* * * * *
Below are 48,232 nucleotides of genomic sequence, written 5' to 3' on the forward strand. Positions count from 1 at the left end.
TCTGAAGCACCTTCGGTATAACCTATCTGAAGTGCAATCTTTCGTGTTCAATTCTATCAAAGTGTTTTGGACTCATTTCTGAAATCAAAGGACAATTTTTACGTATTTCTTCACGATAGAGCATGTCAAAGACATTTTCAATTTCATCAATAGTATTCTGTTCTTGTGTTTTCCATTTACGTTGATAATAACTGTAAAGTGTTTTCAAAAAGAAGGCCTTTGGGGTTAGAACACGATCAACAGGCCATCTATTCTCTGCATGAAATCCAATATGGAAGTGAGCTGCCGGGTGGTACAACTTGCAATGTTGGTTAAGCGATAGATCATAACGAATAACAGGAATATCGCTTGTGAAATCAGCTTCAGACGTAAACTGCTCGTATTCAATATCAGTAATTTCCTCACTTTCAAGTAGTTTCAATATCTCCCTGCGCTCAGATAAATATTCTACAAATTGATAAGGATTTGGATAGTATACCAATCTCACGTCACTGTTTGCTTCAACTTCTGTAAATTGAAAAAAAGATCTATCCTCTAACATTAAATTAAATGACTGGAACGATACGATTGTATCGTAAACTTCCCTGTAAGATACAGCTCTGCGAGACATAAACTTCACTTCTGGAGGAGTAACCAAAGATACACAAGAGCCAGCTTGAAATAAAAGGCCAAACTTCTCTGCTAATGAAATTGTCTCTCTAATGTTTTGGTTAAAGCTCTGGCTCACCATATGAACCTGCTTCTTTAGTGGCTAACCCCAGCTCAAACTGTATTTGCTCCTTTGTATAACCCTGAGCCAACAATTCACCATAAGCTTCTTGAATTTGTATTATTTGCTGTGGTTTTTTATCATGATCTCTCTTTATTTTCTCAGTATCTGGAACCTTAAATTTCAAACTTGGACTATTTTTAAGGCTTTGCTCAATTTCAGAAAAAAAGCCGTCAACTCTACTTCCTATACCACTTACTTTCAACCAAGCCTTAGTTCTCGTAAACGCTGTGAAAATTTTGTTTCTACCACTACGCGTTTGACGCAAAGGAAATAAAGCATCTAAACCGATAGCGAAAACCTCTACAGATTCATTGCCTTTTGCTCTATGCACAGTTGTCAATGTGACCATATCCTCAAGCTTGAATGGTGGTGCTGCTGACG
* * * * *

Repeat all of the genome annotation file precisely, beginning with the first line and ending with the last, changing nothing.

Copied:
Below are 48,232 nucleotides of genomic sequence, written 5' to 3' on the forward strand. Positions count from 1 at the left end.
TCTGAAGCACCTTCGGTATAACCTATCTGAAGTGCAATCTTTCGTGTTCAATTCTATCAAAGTGTTTTGGACTCATTTCTGAAATCAAAGGACAATTTTTACGTATTTCTTCACGATAGAGCATGTCAAAGACATTTTCAATTTCATCAATAGTATTCTGTTCTTGTGTTTTCCATTTACGTTGATAATAACTGTAAAGTGTTTTCAAAAAGAAGGCCTTTGGGGTTAGAACACGATCAACAGGCCATCTATTCTCTGCATGAAATCCAATATGGAAGTGAGCTGCCGGGTGGTACAACTTGCAATGTTGGTTAAGCGATAGATCATAACGAATAACAGGAATATCGCTTGTGAAATCAGCTTCAGACGTAAACTGCTCGTATTCAATATCAGTAATTTCCTCACTTTCAAGTAGTTTCAATATCTCCCTGCGCTCAGATAAATATTCTACAAATTGATAAGGATTTGGATAGTATACCAATCTCACGTCACTGTTTGCTTCAACTTCTGTAAATTGAAAAAAAGATCTATCCTCTAACATTAAATTAAATGACTGGAACGATACGATTGTATCGTAAACTTCCCTGTAAGATACAGCTCTGCGAGACATAAACTTCACTTCTGGAGGAGTAACCAAAGATACACAAGAGCCAGCTTGAAATAAAAGGCCAAACTTCTCTGCTAATGAAATTGTCTCTCTAATGTTTTGGTTAAAGCTCTGGCTCACCATATGAACCTGCTTCTTTAGTGGCTAACCCCAGCTCAAACTGTATTTGCTCCTTTGTATAACCCTGAGCCAACAATTCACCATAAGCTTCTTGAATTTGTATTATTTGCTGTGGTTTTTTATCATGATCTCTCTTTATTTTCTCAGTATCTGGAACCTTAAATTTCAAACTTGGACTATTTTTAAGGCTTTGCTCAATTTCAGAAAAAAAGCCGTCAACTCTACTTCCTATACCACTTACTTTCAACCAAGCCTTAGTTCTCGTAAACGCTGTGAAAATTTTGTTTCTACCACTACGCGTTTGACGCAAAGGAAATAAAGCATCTAAACCGATAGCGAAAACCTCTACAGATTCATTGCCTTTTGCTCTATGCACAGTTGTCAATGTGACCATATCCTCAAGCTTGAATGGTGGTGCTGCTGACG